EC decision to block Chinese clothing is bad for development, says Oxfam

Published: 1 November 2005

Brussels, Belgium: The European Commission’s announcement today of plans to stymie the apparent increase of Chinese clothing into the EU market threatens China’s progress in poverty reduction, Oxfam International said. The increase in China’s sales follows the abolition on 1st January 2005 of the European quota system for textiles and clothing imports.

“European industry had more than a decade to prepare for the end of quotas. They decided not to. China should not be penalized because Europe maintained most of the quotas until the last minute instead of having a managed phase-out,” said Phil Bloomer Head of Oxfam’s Make Trade Fair Campaign.

The Chinese economy has grown fast over the last 20 years but average income is still only one twenty-fifth that of France and there are over 100 million people living in absolute poverty.

Two weeks ago, domestic protectionist lobbies prevented the EU from reducing tariffs imposed on textiles and clothing from India, which is much poorer even than China.

“Europe had ten years to prepare for this change in trade rules, and chose to sit on its hands. Oxfam repeatedly warned against this tactic. China and India’s development should not be blocked by Italy and France because Europe has been negligent.” said Bloomer. “This trade is vital to millions of poor people.” he added.

Because of European negligence will bring an unnecessary shock to European industry, generous funds should be made available to assist European workers in the adjustment.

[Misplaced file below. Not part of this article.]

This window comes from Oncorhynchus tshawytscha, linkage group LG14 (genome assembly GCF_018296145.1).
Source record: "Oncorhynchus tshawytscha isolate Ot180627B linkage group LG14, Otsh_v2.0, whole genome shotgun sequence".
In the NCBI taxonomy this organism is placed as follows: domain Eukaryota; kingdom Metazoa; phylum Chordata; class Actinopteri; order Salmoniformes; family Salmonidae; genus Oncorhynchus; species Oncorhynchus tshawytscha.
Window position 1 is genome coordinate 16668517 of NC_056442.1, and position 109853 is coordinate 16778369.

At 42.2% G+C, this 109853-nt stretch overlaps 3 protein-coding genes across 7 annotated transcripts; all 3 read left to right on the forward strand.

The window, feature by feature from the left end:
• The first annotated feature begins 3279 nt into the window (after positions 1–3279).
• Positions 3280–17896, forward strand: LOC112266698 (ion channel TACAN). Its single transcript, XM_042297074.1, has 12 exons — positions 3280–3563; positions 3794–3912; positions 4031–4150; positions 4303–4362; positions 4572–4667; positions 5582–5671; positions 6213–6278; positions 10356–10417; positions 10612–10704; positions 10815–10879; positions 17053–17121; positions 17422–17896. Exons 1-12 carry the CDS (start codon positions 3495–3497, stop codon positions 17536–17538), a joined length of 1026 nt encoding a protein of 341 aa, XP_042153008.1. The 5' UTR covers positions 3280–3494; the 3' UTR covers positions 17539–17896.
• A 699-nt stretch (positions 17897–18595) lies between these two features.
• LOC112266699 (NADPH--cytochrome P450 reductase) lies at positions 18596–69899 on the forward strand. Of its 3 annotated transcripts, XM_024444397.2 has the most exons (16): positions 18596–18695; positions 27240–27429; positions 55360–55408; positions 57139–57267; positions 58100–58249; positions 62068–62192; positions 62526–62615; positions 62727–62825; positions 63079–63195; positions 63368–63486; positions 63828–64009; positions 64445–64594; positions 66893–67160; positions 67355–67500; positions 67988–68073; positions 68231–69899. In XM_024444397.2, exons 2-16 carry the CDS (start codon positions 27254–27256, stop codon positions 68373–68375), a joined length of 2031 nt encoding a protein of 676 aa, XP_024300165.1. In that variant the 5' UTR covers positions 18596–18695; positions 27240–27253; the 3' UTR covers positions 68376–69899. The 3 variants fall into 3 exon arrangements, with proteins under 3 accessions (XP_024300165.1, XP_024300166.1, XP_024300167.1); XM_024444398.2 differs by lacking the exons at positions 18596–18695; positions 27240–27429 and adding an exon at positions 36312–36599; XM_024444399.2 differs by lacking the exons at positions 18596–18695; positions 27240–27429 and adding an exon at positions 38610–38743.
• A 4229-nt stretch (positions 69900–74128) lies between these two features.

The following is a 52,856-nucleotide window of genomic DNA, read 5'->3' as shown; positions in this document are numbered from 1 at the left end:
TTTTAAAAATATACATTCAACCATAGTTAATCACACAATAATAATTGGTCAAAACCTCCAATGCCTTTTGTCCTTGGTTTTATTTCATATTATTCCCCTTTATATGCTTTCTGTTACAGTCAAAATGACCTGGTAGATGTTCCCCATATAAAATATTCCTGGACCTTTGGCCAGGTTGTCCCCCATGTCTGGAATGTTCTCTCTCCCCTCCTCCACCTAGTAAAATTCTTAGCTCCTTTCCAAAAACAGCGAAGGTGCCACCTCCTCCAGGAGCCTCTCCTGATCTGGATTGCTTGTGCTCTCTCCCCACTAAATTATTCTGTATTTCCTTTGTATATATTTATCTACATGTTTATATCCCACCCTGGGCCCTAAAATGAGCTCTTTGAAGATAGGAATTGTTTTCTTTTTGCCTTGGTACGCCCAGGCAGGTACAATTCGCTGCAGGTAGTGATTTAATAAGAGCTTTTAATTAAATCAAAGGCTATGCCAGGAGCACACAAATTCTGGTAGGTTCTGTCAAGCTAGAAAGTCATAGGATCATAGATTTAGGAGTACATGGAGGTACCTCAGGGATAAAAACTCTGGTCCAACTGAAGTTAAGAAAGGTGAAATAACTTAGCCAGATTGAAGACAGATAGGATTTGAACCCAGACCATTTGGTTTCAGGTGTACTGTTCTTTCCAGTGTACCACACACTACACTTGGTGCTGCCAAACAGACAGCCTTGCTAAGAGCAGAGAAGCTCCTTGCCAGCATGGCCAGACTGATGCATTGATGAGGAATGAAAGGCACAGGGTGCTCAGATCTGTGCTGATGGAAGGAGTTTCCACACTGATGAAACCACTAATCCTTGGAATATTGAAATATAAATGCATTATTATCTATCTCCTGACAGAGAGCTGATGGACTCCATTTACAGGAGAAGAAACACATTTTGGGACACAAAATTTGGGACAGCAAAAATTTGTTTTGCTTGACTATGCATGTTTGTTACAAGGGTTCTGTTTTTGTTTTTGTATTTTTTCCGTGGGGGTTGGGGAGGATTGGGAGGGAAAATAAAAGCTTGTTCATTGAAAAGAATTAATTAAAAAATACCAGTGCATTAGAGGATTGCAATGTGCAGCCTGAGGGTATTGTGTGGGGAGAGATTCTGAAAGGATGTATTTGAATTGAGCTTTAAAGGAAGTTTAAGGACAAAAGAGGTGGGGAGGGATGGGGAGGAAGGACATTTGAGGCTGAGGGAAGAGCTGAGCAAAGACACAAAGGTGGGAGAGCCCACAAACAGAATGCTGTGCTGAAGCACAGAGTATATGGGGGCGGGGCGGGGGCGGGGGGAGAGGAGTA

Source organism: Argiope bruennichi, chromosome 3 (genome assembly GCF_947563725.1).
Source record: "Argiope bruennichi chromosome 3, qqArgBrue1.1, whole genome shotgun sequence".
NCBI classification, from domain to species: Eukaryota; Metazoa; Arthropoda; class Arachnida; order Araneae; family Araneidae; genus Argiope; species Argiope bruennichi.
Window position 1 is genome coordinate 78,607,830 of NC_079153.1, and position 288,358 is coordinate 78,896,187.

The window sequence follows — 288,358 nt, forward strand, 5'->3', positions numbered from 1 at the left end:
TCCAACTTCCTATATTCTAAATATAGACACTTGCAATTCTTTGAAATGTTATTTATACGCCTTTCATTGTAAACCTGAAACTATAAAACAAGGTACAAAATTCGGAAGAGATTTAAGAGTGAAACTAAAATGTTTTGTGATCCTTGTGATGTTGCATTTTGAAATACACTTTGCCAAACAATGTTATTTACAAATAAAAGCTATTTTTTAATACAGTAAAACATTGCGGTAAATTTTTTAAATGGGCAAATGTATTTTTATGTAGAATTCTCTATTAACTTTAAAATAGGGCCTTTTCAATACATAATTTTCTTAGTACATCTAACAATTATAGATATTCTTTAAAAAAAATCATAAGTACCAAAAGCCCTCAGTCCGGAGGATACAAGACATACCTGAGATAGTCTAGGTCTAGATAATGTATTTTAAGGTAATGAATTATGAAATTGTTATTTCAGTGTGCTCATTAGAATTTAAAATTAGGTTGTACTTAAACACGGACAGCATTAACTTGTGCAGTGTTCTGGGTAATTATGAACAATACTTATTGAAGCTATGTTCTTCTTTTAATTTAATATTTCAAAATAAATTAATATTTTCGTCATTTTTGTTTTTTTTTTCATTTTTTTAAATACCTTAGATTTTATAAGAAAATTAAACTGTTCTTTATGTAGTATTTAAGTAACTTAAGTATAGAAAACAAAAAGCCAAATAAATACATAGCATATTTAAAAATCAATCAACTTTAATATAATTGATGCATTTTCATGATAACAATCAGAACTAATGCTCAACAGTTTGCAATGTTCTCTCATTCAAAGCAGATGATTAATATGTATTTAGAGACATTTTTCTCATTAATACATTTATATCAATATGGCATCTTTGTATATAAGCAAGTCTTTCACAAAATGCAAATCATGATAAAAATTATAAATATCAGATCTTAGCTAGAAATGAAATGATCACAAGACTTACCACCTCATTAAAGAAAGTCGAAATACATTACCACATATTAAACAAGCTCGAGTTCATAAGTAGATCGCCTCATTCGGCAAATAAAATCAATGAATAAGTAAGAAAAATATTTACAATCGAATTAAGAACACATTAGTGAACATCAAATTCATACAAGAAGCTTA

Some European countries claim that putting the brakes on China’s exports will help smaller developing-country exporters, but these same European countries have been refusing to improve market access for Sri Lanka, which was badly hit by the Asian tsunami, and for the world’s 48 Least Developed Countries (LDCs). Bangladesh and Cambodia, for example pay duties on over half their exports to the EU, despite the promises of the “Everything But Arms” initiative.

Oxfam, along with trade unions, is concerned that working conditions can be poor in Chinese factories. “But this is no justification for blocking Chinese clothing exports, which would hurt poor workers, particularly the millions of women employed in this sector”, said Bloomer.

“The EU says it is committed to ensuring that the current WTO trade negotiations benefit development but any increase now in European protectionism against China and other poor countries’ exports will give the lie to this claim, and risk paralyzing the talks,” concluded Bloomer.

Contact Information

For more information contact:
Louis Belanger, Oxfam Media Officer, Brussels on 32 4 73 562 260
Michael Bailey, Oxfam Trade Advisor, Oxford on 44 1 865 312 494